An excerpt from "What We Saw" by CBS News, published by Simon & Schuster. Bill Geist is a CBS News correspondent.
Ridgewood, New Jersey, is a small community of old homes, old trees, old values. It's where I live. From here you can get a spectacular view of New York's skyline, seventeen miles away.
It's a convenient commute to New York's downtown financial district, and early every morning my drowsy friends and neighbors grab coffee and bagels by the old, tiled-roof station and board trains for Wall Street, racing back home in the evening for family dinners, school plays, and soccer games.
On a sunny Tuesday in September, many did not come home. Twelve Ridgewood residents and many more from adjacent neighborhoods in towns that border ours were missing in the World Trade Center wreckage. Dozens more local families lost loved ones. Hundreds more narrowly escaped with their lives. Our town, our world, was shocked and transformed.
When you see little knots of people and parked cars in our town, it's always for a happy occasion -- a backyard barbecue or a child's birthday party -- but those clusters turned to somber gatherings of friends and neighbors who brought food and solace to the suffering, trying to shoulder some of the grief.
Flags flew at half-mast, and they flew everywhere. "The View," as it's known, the scenic vista of Manhattan that's normally a place of beauty and romance, became a memorial, its rock wall bedecked with flowers, candles, flags, and messages.
In our little park at the center of town, where teenagers skateboard and children line up in December to visit Santa, candlelight vigils were held. Our local newspaper, which normally carries front-page headlines about delightfully innocuous non-events, now reported hard news on the local dead. Our places of worship kept their doors open at all hours, and people came to pray and cry quietly.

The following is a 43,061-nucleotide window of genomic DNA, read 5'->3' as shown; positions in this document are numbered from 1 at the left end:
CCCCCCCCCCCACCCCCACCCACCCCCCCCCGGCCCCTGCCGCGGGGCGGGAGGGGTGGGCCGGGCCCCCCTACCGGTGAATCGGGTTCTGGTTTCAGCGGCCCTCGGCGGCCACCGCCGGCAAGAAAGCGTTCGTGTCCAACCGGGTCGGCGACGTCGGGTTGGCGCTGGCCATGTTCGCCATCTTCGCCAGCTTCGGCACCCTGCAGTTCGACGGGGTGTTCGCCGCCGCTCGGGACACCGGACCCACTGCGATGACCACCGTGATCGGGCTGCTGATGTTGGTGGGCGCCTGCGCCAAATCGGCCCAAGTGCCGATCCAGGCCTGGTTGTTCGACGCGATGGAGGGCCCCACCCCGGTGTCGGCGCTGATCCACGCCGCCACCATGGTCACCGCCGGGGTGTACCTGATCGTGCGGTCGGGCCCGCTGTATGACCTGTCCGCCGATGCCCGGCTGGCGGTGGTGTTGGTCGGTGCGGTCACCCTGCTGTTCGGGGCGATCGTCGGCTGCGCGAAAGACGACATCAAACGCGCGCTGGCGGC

Everyone in town desperately wanted to do something, anything, to help. At dawn each day, a team of local firefighters went to the World Trade Center site to aid in the recovery efforts. Our hospital geared up to care for an influx of injured, but sadly there weren't any. At the library an emergency-counseling center was set up, staffed with volunteer counselors. There were long lines at the local blood bank. Children sold lemonade from curbside card tables for the cause.
The local Red Cross office was abuzz. Volunteers sorted a small mountain of donated items and loaded them on supply trucks bound for rescue workers in the city. Others answered phones, as thousands of calls came in offering money, goods, and manual labor. People signed up for disaster relief lessons held in classrooms that were standing-room-only.
"People feel such an intense overwhelming need to do something," said Susan, who was working in the Red Cross office, answering one call after another. "They want to be there. They want to try and help find somebody. They want to pull away the concrete and glass and they don't ask, 'Is it risky?'"
"The worst in the human experience has brought out the most glorious in the human spirit," said Reverend Tom Marsden, pastor of a local church. "In their numbness and pain, people have reached out."
On the first weekend after the tragedy, the full schedule of football and soccer games and such were all canceled, along with the big street fair, the village employees' picnic, and an outdoor concert. Instead there were more candlelight vigils and prayer services. There were still commuter cars parked at the train station that Tuesday morning that had not been picked up.